Insecurity took the centre stage at the maiden edition of the ongoing town-hall meetings being organised by the Catholic Diocese of Nsukka in Enugu State to sensitise electorate to be politically conscious ahead of the 2023 elections. The platform provides interface between candidates of various political parties and the electorate in a controlled environment.
The urgency of insecurity in Igboeze North LGA was on the lips of everybody to the extent that out of fifteen persons who volunteered to ask questions, five of them repeatedly asked Hon Simon Atigwe, the incumbent representative of Igboeze North/Udenu Federal Constituency at the National Assembly, to tell the electorate how he would tackle the insecurity in his area. His answer left many mouths agape.
According to him, “I don’t police myself. I am not the chief security officer in the state, not even in my village, and my local government. I don’t have security votes. But I report to the governor and security agencies accordingly. Our people are gradually realizing the need to be good. Those that represented us in Abuja before I was elected into the House of Representatives [might have] caused it.”
An observer at Saint Jacob’s Catholic Church, Orba, in Udenu LGA, where the event held last Saturday, said, “Atigwe has shown that he lacks abilities in conflict resolution. His answer is like gods telling their worshippers that they (the gods) also are seeking answers from somewhere.”
Hon Dennis Agbo, the candidate of the Labour Party, was also interrogated on his stewardship when he was in the House. He, like Atigwe, reeled out his achievements. But a revelation from his submission is that he delivered his democratic dividends to Udenu people through the PDP structure. Agbo said he utilized the House member representing Udenu State Constituency, Hon IK Ezeugwu, for delivery. According to Agbo, one of such is the Igugu Technical College, which today the natives of Igugu do not ascribe to Agbo.
Agbo also said he did not do anything at Orba, the country home of Gov Ifeanyi Ugwuanyi, because the governor ‘was his predecessor and was also consulted for approvals when such projects were being allocated’. Hon Agbo wanted the audience to believe that Gov Ugwuanyi, as governor, would ‘balance up’ for him.
The same observer, who responded to Atigwe, said, “Agbo has lost it by working through anybody in discharging those projects. Today, nobody knows him. Unfortunately, he is now in another party. His destiny is in the hands of those he entrusted his projects unto, mostly in Udenu LGA.”
Our correspondent reports that the church is organizing the sensitization from 3rd December, 2022, to 4th February next year where the contestants interface with electorate aimed at voter sensitization and election of credible leaders.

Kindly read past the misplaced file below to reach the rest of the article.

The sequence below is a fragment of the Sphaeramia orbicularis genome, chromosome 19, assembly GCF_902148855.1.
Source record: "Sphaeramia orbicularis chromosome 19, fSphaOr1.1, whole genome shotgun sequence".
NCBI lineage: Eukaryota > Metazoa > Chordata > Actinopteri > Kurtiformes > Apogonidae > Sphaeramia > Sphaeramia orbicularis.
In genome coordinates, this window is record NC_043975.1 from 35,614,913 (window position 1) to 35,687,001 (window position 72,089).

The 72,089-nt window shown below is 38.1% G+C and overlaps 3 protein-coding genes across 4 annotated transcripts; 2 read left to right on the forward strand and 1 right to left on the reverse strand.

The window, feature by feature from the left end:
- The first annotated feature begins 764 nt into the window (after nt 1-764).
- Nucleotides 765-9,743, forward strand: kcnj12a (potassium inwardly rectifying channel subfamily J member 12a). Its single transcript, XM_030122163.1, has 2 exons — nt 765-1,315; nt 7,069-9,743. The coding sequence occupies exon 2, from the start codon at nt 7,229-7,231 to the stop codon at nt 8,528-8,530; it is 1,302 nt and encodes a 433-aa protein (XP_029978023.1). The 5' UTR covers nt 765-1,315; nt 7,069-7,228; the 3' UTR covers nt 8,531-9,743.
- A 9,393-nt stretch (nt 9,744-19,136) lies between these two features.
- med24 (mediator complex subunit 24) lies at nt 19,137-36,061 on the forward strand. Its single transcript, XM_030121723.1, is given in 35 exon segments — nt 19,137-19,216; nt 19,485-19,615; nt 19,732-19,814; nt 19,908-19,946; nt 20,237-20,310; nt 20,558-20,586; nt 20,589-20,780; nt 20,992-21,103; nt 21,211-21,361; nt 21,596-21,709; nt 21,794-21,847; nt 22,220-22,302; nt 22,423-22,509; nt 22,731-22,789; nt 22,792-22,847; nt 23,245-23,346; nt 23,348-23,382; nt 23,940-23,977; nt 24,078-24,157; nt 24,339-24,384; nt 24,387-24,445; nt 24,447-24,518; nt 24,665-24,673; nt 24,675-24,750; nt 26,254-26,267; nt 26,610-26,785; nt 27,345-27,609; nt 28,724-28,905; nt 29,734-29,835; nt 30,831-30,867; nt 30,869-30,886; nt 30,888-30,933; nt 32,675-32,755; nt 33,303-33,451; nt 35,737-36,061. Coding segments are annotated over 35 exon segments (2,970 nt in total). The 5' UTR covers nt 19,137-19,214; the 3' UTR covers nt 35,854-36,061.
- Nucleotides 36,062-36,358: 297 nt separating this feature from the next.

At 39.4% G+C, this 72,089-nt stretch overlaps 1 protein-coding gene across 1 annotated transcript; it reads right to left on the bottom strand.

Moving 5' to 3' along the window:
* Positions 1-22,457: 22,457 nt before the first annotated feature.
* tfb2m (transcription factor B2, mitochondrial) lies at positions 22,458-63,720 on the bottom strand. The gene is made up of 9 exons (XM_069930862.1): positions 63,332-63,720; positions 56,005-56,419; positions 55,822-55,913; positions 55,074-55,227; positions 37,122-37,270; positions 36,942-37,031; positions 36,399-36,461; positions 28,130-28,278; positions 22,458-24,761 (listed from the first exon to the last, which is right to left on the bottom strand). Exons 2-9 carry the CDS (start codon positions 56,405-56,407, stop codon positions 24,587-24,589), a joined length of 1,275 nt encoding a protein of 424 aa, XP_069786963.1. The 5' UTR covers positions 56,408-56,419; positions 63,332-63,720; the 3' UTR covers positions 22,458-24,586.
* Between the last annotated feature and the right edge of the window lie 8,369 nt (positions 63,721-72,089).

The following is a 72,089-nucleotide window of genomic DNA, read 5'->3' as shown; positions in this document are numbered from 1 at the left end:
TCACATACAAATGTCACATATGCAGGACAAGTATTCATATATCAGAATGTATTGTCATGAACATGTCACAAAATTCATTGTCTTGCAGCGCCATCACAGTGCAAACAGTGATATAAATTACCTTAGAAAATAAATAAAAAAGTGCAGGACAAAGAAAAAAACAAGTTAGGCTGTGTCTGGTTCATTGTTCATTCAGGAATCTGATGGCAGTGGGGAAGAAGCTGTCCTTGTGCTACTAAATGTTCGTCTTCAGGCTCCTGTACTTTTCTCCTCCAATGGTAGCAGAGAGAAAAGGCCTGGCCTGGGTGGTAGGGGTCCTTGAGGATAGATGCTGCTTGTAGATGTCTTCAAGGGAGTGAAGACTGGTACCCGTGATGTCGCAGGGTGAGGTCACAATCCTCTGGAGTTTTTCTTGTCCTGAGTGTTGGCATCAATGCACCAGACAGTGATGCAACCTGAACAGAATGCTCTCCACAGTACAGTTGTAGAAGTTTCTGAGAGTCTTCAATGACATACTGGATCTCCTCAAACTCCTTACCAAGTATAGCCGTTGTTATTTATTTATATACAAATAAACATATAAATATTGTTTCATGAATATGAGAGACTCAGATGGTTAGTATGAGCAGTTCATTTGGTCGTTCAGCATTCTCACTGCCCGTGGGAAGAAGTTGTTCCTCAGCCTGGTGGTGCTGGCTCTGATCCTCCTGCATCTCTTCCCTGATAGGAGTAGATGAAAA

A breakdown of the programmes, obtained by Adadareporters.com, shows that the town-hall meetings for the House of Assembly and House of Representatives contestants for Udenu LGA started on Saturday (Eke), 3rd December 2022 at St Jacob’s, Orba. That of Igboeze South LGA holds on Thursday (Eke), 15th December at St Mary’s, Ibagwa-Aka, while 12th January, 2023 will be the turn of Isi-Uzo LGA at St Theresa’s, Ikem.
Saturday (Afor), 14th January, is designated to contestants of Igboeze North LGA, and holds at St Mary’s, Ogrute, while contestants in Nsukka LGA will have the floor on Thursday (Nkwo), 19th January at St Theresa’s Cathedral, Nsukka.
Saturday (Orie), 21st January 2023, will be the turn of Igbo-Etiti LGA, and holds at St Gregory, Aku, while the train moves to Uzo-Uwani on Saturday (Eke), 28th January 2023, and holds at Sacred Heart, Nkpologu.
Our correspondent gathered that the town-hall meeting involving candidates for Senate and governorship holds on Saturday (Nkwo), 4th February, at St Theresa’s Cathedral, Nsukka.
According to information obtained from Rev Fr Dr Matthew Ezea, coordinator, Nsukka Diocese, JDPC, and Rev Fr Dr Emeka Ngwoke, head of the public elightenment unit of JDPC, ‘about 18 speakers/contestants per local government area are expected to feature’.
Fr Ngwoke said the enlightenment was to create political consciousness among the populace: “Political enlightenment in the diocese is a big business. It is civic education. A populace that is ignorant about how a society functions is dangerous. Some of us wear the barge of political apathy as honour. Even some educated ones do nothing to solve societal problems, and they proudly declare their political apathy.”
JDPC is a structural response to the Second Vatican Council appealing for the church’s involvement in the affairs and development of the society. It is geared toward a positive change in the human condition, such as poverty, religious bigotry, election malpractices, diseases and injustice.